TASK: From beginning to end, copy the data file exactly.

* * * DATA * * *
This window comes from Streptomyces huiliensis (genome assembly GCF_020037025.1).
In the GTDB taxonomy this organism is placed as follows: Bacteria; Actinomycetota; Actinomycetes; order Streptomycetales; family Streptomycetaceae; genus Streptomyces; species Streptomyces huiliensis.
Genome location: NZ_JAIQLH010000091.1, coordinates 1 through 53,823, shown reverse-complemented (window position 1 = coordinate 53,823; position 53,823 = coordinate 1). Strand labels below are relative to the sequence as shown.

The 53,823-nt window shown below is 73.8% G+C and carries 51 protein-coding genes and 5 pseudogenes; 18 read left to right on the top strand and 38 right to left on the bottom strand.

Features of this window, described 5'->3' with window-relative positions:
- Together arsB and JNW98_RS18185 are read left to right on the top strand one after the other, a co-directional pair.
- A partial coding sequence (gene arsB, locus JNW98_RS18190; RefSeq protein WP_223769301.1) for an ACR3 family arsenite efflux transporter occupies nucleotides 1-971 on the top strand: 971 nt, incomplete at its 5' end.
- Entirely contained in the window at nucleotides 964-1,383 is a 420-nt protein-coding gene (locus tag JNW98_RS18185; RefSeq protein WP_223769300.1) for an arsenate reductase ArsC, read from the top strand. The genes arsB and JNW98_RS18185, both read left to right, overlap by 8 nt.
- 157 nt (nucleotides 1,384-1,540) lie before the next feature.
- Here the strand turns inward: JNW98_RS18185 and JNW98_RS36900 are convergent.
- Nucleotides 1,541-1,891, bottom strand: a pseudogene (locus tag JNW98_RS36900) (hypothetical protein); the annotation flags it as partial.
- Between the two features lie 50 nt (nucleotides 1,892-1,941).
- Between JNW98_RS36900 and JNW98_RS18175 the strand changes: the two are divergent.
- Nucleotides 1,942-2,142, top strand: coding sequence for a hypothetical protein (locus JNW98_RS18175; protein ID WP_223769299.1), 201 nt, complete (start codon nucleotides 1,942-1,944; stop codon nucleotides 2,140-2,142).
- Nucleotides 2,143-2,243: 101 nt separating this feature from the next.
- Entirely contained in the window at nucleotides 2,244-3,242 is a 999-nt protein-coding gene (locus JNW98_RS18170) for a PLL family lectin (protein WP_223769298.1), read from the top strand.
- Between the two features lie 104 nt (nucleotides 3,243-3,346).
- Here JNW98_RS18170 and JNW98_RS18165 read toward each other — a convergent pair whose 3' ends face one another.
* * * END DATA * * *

This window comes from Streptomyces huiliensis (genome assembly GCF_020037025.1).
In the GTDB taxonomy this organism is placed as follows: Bacteria; Actinomycetota; Actinomycetes; order Streptomycetales; family Streptomycetaceae; genus Streptomyces; species Streptomyces huiliensis.
Genome location: NZ_JAIQLH010000091.1, coordinates 1 through 53,823, shown reverse-complemented (window position 1 = coordinate 53,823; position 53,823 = coordinate 1). Strand labels below are relative to the sequence as shown.

The 53,823-nt window shown below is 73.8% G+C and carries 51 protein-coding genes and 5 pseudogenes; 18 read left to right on the top strand and 38 right to left on the bottom strand.

Features of this window, described 5'->3' with window-relative positions:
- Together arsB and JNW98_RS18185 are read left to right on the top strand one after the other, a co-directional pair.
- A partial coding sequence (gene arsB, locus JNW98_RS18190; RefSeq protein WP_223769301.1) for an ACR3 family arsenite efflux transporter occupies nucleotides 1-971 on the top strand: 971 nt, incomplete at its 5' end.
- Entirely contained in the window at nucleotides 964-1,383 is a 420-nt protein-coding gene (locus tag JNW98_RS18185; RefSeq protein WP_223769300.1) for an arsenate reductase ArsC, read from the top strand. The genes arsB and JNW98_RS18185, both read left to right, overlap by 8 nt.
- 157 nt (nucleotides 1,384-1,540) lie before the next feature.
- Here the strand turns inward: JNW98_RS18185 and JNW98_RS36900 are convergent.
- Nucleotides 1,541-1,891, bottom strand: a pseudogene (locus tag JNW98_RS36900) (hypothetical protein); the annotation flags it as partial.
- Between the two features lie 50 nt (nucleotides 1,892-1,941).
- Between JNW98_RS36900 and JNW98_RS18175 the strand changes: the two are divergent.
- Nucleotides 1,942-2,142, top strand: coding sequence for a hypothetical protein (locus JNW98_RS18175; protein ID WP_223769299.1), 201 nt, complete (start codon nucleotides 1,942-1,944; stop codon nucleotides 2,140-2,142).
- Nucleotides 2,143-2,243: 101 nt separating this feature from the next.
- Entirely contained in the window at nucleotides 2,244-3,242 is a 999-nt protein-coding gene (locus JNW98_RS18170) for a PLL family lectin (protein WP_223769298.1), read from the top strand.
- Between the two features lie 104 nt (nucleotides 3,243-3,346).
- Here JNW98_RS18170 and JNW98_RS18165 read toward each other — a convergent pair whose 3' ends face one another.